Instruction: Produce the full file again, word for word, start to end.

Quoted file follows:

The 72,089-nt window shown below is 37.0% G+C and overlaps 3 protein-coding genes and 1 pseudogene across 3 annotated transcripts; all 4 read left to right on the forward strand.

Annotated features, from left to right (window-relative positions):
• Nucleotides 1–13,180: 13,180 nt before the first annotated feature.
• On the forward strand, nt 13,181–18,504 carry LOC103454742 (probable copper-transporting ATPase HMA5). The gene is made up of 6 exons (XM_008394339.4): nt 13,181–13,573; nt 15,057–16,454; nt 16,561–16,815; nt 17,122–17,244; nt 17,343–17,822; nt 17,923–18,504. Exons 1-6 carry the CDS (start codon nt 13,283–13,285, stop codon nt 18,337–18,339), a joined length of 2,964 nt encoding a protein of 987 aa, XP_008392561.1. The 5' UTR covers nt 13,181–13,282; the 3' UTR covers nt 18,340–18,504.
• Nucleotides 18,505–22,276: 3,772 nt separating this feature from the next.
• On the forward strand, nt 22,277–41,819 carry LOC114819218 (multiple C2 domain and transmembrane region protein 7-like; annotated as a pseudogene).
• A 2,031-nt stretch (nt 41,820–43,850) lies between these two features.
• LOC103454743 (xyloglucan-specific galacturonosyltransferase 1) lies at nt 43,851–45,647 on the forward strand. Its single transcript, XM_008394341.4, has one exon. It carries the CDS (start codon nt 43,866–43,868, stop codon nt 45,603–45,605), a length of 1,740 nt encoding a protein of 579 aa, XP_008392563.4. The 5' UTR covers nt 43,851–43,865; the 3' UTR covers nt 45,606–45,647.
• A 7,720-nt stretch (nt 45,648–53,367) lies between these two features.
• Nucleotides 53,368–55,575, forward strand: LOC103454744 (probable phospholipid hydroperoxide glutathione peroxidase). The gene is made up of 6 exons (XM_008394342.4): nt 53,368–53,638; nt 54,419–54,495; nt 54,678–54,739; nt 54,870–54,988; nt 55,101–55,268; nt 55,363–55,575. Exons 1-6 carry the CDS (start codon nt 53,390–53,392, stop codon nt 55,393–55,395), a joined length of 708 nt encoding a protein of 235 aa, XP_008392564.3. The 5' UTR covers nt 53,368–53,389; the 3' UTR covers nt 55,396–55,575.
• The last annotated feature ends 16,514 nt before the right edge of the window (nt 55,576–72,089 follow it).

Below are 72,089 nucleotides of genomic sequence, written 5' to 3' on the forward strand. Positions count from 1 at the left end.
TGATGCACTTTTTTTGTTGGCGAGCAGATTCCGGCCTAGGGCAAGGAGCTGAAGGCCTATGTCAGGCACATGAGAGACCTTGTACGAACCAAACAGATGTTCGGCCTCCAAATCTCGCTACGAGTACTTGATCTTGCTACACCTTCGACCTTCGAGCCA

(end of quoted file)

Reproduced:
The 72,089-nt window shown below is 37.0% G+C and overlaps 3 protein-coding genes and 1 pseudogene across 3 annotated transcripts; all 4 read left to right on the forward strand.

Annotated features, from left to right (window-relative positions):
• Nucleotides 1–13,180: 13,180 nt before the first annotated feature.
• On the forward strand, nt 13,181–18,504 carry LOC103454742 (probable copper-transporting ATPase HMA5). The gene is made up of 6 exons (XM_008394339.4): nt 13,181–13,573; nt 15,057–16,454; nt 16,561–16,815; nt 17,122–17,244; nt 17,343–17,822; nt 17,923–18,504. Exons 1-6 carry the CDS (start codon nt 13,283–13,285, stop codon nt 18,337–18,339), a joined length of 2,964 nt encoding a protein of 987 aa, XP_008392561.1. The 5' UTR covers nt 13,181–13,282; the 3' UTR covers nt 18,340–18,504.
• Nucleotides 18,505–22,276: 3,772 nt separating this feature from the next.
• On the forward strand, nt 22,277–41,819 carry LOC114819218 (multiple C2 domain and transmembrane region protein 7-like; annotated as a pseudogene).
• A 2,031-nt stretch (nt 41,820–43,850) lies between these two features.
• LOC103454743 (xyloglucan-specific galacturonosyltransferase 1) lies at nt 43,851–45,647 on the forward strand. Its single transcript, XM_008394341.4, has one exon. It carries the CDS (start codon nt 43,866–43,868, stop codon nt 45,603–45,605), a length of 1,740 nt encoding a protein of 579 aa, XP_008392563.4. The 5' UTR covers nt 43,851–43,865; the 3' UTR covers nt 45,606–45,647.
• A 7,720-nt stretch (nt 45,648–53,367) lies between these two features.
• Nucleotides 53,368–55,575, forward strand: LOC103454744 (probable phospholipid hydroperoxide glutathione peroxidase). The gene is made up of 6 exons (XM_008394342.4): nt 53,368–53,638; nt 54,419–54,495; nt 54,678–54,739; nt 54,870–54,988; nt 55,101–55,268; nt 55,363–55,575. Exons 1-6 carry the CDS (start codon nt 53,390–53,392, stop codon nt 55,393–55,395), a joined length of 708 nt encoding a protein of 235 aa, XP_008392564.3. The 5' UTR covers nt 53,368–53,389; the 3' UTR covers nt 55,396–55,575.
• The last annotated feature ends 16,514 nt before the right edge of the window (nt 55,576–72,089 follow it).

Below are 72,089 nucleotides of genomic sequence, written 5' to 3' on the forward strand. Positions count from 1 at the left end.
TGATGCACTTTTTTTGTTGGCGAGCAGATTCCGGCCTAGGGCAAGGAGCTGAAGGCCTATGTCAGGCACATGAGAGACCTTGTACGAACCAAACAGATGTTCGGCCTCCAAATCTCGCTACGAGTACTTGATCTTGCTACACCTTCGACCTTCGAGCCA